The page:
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Agency Agreements: An Explainer

Agency Agreements: An Explainer

Want someone to act on your behalf but in your best interests? Agency agreements can do that, so find out what you need to know about them here.

15th April 2019

Sometimes you undergo business transactions that you have insufficient experience or legal authority to undertake. In these situations, you may want to hire someone to act on your behalf and have your authority to sign agreements. However, at the same time you may want them to act in your best interests. An agency agreement is the solution, as it will allow another person to act on your behalf in commercial transactions.

What Are Agency Agreements?

An agency agreement is a contract between you and another individual, for them to act on your behalf in commercial transactions. Fundamentally, you, known as the principal, agrees to let the agent have the authority to enter into legal relationships on your behalf. Legal relationships that are entered by your agent will be treated as if they were signed by you. Importantly, you will be able to specify exactly what authority your agent has. This means that you determine what scope and type of relationships that can enter into as your representative.

How Can I Create An Agency Agreement?

There are several avenues which will create an agency agreement between you and an agent. Firstly, an express contract between the parties will lead to the creation of an agency agreement. This arrangement will include the scope of authority, the timeframe of authority and where the authority can be exercised. Secondly, ratification may create an agency agreement. Ratification means the post-facto authorisation of an act by an individual acting as an agent by another. This means that you can consent to acts done that were initially outside the scope of your agreement. Finally, statute or common law, may automatically create one given the situation.  For example, sometimes a power of attorney may give rise to an agency agreement.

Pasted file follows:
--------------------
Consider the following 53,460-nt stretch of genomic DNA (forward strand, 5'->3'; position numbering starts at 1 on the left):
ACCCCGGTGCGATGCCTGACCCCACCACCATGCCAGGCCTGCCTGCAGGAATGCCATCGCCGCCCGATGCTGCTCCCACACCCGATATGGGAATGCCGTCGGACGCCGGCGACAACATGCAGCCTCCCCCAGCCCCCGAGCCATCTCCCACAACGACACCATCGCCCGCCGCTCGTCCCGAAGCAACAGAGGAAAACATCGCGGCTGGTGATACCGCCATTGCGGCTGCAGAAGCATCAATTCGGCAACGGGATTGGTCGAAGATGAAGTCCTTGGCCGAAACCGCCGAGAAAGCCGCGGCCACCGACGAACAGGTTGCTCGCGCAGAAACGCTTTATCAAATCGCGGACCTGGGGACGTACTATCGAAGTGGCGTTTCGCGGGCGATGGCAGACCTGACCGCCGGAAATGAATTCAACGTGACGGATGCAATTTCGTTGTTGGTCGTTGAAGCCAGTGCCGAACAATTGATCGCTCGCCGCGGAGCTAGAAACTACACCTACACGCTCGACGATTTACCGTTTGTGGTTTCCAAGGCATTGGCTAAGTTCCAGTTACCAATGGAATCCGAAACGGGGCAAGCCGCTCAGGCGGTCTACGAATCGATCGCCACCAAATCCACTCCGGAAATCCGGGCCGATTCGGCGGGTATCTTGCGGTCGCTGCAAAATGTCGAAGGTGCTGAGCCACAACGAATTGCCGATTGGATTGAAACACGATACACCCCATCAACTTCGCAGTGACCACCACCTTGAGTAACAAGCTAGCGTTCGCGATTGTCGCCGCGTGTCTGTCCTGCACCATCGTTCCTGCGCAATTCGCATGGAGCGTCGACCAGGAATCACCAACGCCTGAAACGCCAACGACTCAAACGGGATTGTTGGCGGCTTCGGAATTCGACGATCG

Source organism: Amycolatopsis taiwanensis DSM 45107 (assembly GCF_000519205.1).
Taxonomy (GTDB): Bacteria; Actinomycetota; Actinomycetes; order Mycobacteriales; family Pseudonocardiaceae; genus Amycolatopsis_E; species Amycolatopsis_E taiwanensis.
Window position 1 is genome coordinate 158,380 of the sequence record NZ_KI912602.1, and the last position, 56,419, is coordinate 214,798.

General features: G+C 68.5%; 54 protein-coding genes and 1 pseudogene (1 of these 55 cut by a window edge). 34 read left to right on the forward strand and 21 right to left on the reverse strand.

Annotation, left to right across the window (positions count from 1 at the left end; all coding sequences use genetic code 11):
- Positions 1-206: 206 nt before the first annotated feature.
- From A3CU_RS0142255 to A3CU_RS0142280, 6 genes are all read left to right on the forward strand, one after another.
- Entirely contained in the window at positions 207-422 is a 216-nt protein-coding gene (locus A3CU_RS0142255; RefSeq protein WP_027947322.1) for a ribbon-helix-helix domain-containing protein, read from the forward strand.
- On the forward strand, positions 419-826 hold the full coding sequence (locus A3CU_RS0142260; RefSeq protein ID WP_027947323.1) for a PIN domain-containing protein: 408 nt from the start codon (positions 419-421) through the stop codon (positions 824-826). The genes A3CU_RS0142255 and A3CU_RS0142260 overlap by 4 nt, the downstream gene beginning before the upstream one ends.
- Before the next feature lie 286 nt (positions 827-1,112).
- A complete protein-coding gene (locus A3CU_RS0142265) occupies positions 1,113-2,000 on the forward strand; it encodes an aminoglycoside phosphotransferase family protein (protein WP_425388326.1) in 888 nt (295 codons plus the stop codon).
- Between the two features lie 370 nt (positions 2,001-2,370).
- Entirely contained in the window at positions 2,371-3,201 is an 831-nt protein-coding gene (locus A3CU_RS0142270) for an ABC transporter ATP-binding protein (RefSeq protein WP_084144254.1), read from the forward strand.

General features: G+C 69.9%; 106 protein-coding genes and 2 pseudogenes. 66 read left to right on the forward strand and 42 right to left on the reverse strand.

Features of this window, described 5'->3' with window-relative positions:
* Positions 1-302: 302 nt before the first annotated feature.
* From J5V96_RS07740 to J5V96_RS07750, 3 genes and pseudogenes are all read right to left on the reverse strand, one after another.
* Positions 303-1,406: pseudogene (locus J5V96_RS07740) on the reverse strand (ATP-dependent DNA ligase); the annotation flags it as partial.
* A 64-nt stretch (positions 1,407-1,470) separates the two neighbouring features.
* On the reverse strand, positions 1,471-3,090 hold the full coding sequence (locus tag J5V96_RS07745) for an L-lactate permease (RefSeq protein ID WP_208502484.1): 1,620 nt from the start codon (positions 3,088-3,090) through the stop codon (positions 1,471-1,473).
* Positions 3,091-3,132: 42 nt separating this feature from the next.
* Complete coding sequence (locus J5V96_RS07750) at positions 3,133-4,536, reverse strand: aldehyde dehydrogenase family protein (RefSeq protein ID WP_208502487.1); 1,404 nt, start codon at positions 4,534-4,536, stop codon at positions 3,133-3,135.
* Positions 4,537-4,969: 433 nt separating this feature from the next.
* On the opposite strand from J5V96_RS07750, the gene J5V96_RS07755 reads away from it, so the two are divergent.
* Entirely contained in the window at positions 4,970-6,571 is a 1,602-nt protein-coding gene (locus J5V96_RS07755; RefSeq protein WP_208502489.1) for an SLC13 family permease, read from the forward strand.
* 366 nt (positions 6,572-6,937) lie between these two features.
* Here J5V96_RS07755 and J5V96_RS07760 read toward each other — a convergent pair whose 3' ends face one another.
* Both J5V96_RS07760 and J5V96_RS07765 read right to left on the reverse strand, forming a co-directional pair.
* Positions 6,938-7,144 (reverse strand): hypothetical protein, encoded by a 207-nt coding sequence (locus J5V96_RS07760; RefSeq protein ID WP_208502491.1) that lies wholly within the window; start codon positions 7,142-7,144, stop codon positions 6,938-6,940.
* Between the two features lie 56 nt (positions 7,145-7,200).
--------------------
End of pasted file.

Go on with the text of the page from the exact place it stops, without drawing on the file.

What Obligations Does My Agent Owe Me?

There are several duties that an agent will owe you in an agency agreement. Firstly, agents have to act in your ‘best interests’ and not in their own interest. Furthermore, they are required to avoid any conflict of interest that may interfere with their capacity to act in your best interests. Moreover, an agent is not allowed to disclose confidential information about you, unless you authorise them to do so. Finally, they must not misuse your property or money that they possess as an agent.

When Would I Use an Agency Agreement?

Typically, these agreements are most common in property transactions. Usually when you contract a real estate agent to assist you in the selling of your house, you will form an agency agreement with them. Another circumstance, is if you are selling produce, you may contract an agent to sell your goods to the market. Fundamentally, they are appropriate for when you want another party to be able to act on your authority and in your interests.

Conclusion

Therefore, agency agreements are a good way to ensure that an individual can legally act on your behalf. If you need help to determine the scope or content of your agency agreements, get in touch with a contract lawyer who can help create an agreement that is adapted to your needs.

Unsure where to start? Contact a LawPath consultant on 1800 529 728 to learn more about customising legal documents and obtaining a fixed-fee quote from Australia’s largest legal marketplace.

Author
Lachlan Ward

Lachlan is an intern at Lawpath as part of the content team. He is currently studying a Juris Doctor at the University of Sydney. Lachlan has a keen interest in corporate law and commercial litigation.